Definitions

from Wiktionary, Creative Commons Attribution/Share-Alike License

  • n. One of the ancient Trojans.
  • adj. Pertaining to the ancient Trojans.

Etymologies

from Wiktionary, Creative Commons Attribution/Share-Alike License

Latin Teucrius, from Teucri pl. the Trojans. From Teucer, the first king of Troy.

Examples

  • Thou, Idmon, bear my message to the Phrygian monarch in this harsh wording: So soon as to-morrow's Dawn rises in the sky blushing on her crimson wheels, let him not loose Teucrian or Rutulian: let Teucrian and Rutulian arms have rest, and our blood decide the war; on that field let Lavinia be sought in marriage. '

    The Aeneid of Virgil

  • Then good Aeneas rent away the raiment from his shoulders and called the gods to aid, stretching forth his hands: 'Jupiter omnipotent, if thou hatest not Troy yet wholly to her last man, if thine ancient pity looks at all on human woes, now, O Lord, grant our fleet to escape the flame, and rescue from doom the slender Teucrian estate.

    The Aeneid of Virgil

  • When now they shall plight peace with prosperous marriages (be it so!), when now they shall join in laws and treaties, bid thou not the native Latins change their name of old, nor become Trojans and take the Teucrian name, or change their language, or alter their attire: let Latium be, let Alban kings endure through ages, let Italian valour be potent in the race of Rome.

    The Aeneid of Virgil

  • This day wilt thou either bring back in triumph the gory head and spoils of Aeneas, and we will avenge Lausus 'agonies; or if no force opens a way, thou wilt die with me: for I deem not, bravest, thou wilt deign to bear an alien rule and a Teucrian lord.'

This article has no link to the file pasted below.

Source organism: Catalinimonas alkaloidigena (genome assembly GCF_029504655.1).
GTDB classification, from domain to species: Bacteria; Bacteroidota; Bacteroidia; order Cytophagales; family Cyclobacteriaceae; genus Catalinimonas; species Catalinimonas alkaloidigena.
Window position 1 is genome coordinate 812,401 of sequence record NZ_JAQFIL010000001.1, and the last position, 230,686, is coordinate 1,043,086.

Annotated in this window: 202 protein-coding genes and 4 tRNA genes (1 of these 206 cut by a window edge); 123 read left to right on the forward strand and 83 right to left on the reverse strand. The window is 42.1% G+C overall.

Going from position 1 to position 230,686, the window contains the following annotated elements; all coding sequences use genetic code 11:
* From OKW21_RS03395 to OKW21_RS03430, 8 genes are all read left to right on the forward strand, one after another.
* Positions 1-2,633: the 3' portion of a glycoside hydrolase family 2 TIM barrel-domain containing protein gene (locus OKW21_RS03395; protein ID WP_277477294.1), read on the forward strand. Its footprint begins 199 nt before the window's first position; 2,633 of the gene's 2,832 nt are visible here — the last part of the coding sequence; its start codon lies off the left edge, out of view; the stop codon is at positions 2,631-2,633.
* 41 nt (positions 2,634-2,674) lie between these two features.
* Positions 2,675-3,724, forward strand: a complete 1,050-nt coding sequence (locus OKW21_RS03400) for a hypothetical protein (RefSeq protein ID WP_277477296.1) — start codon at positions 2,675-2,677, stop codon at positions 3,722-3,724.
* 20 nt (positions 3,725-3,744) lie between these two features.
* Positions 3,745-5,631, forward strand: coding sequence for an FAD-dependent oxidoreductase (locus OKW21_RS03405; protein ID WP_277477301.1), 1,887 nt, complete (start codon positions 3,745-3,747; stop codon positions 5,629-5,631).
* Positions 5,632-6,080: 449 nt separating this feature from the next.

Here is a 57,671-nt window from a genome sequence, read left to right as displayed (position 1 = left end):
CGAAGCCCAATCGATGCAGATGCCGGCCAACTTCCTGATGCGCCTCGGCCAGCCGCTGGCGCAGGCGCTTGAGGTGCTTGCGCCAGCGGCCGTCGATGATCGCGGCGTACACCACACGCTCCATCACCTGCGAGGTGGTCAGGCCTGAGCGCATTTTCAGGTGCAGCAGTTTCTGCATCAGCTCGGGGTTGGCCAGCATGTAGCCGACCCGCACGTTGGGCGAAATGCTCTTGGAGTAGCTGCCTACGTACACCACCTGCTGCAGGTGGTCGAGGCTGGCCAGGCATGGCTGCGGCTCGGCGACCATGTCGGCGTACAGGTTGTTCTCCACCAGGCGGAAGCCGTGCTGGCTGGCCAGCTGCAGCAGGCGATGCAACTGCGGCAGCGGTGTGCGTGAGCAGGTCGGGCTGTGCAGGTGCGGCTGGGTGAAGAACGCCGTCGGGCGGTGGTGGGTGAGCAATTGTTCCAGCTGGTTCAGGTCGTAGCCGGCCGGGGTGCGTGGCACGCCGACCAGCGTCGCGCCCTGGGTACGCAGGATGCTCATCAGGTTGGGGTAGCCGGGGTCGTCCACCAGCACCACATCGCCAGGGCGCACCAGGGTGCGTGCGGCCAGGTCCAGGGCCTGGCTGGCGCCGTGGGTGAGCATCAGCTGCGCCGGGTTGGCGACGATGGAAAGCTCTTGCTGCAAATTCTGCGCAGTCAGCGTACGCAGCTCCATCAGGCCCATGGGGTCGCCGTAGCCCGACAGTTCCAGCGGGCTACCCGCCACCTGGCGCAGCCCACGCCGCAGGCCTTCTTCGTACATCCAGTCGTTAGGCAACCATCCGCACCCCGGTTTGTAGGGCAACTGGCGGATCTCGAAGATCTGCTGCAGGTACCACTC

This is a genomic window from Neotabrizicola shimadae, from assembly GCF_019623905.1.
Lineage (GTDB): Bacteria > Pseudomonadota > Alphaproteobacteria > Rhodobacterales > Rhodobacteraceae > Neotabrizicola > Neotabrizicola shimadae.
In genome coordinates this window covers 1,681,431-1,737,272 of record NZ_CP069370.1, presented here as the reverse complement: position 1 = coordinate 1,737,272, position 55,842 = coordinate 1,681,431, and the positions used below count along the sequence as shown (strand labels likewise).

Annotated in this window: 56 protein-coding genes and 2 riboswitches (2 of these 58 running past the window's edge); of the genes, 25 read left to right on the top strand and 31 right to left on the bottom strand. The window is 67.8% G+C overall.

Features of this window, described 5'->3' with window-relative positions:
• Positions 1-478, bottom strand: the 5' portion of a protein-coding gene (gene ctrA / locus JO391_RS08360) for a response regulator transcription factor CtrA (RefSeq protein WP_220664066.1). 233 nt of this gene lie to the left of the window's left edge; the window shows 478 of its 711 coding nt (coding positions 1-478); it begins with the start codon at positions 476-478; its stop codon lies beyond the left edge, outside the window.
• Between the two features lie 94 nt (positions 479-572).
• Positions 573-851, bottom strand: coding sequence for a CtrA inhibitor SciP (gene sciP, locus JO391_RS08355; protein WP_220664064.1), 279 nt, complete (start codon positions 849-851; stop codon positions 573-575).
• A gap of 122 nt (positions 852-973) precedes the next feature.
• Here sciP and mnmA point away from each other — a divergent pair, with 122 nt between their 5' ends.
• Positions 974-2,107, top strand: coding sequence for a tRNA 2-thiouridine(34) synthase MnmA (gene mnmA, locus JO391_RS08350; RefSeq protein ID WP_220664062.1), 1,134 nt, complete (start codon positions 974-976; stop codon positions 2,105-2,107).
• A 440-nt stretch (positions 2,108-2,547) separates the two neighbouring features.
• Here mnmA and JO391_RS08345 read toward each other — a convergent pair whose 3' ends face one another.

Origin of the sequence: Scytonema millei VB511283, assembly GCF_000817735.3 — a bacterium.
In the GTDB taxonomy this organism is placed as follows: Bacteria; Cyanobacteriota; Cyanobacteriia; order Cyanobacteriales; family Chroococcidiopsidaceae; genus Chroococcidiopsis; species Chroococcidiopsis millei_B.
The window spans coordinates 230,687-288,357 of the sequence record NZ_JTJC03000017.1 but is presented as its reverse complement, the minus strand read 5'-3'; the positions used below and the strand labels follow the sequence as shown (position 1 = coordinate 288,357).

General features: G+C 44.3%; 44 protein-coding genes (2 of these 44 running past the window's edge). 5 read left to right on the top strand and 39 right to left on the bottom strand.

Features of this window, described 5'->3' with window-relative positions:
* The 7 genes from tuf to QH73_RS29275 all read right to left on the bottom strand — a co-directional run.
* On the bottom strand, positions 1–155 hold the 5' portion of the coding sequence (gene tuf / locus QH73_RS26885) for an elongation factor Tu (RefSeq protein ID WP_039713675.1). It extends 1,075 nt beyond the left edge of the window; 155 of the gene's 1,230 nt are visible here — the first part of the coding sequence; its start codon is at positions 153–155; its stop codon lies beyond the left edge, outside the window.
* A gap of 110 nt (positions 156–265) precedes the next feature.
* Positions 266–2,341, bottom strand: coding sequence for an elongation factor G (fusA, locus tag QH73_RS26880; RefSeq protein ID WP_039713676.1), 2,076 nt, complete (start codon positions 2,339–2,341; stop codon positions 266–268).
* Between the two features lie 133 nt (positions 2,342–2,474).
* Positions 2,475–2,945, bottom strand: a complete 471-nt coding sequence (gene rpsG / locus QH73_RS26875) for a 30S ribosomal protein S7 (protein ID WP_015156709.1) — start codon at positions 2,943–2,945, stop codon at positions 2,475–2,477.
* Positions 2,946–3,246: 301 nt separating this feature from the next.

The Aeneid of Virgil

  • Rumour is that in his headlong hurry, when mounting behind his yoked horses to begin the battle, he left his father's sword behind and caught up his charioteer Metiscus 'weapon; and that served him long, while Teucrian stragglers turned their backs; when it met the divine Vulcanian armour, the mortal blade like brittle ice snapped in the stroke; the shards lie glittering upon the yellow sand.

    The Aeneid of Virgil

  • Teucrian army gathers thickly, still grasping shield and spear.

    The Aeneid of Virgil

  • Their very foe would extol the Teucrians with highest praises, and boasted himself a branch [626-661] of the ancient Teucrian stem.

    The Aeneid of Virgil

  • Hapless Ufens is fallen, not to see our shame; corpse and armour are in Teucrian hands.

    The Aeneid of Virgil

  • Dardanus, who sailed to the Teucrian land, the first father and founder of the Ilian city, was born, as

    The Aeneid of Virgil

  • Again is an alien bride the source of all that Teucrian woe, again a foreign marriage-chamber ....

    The Aeneid of Virgil

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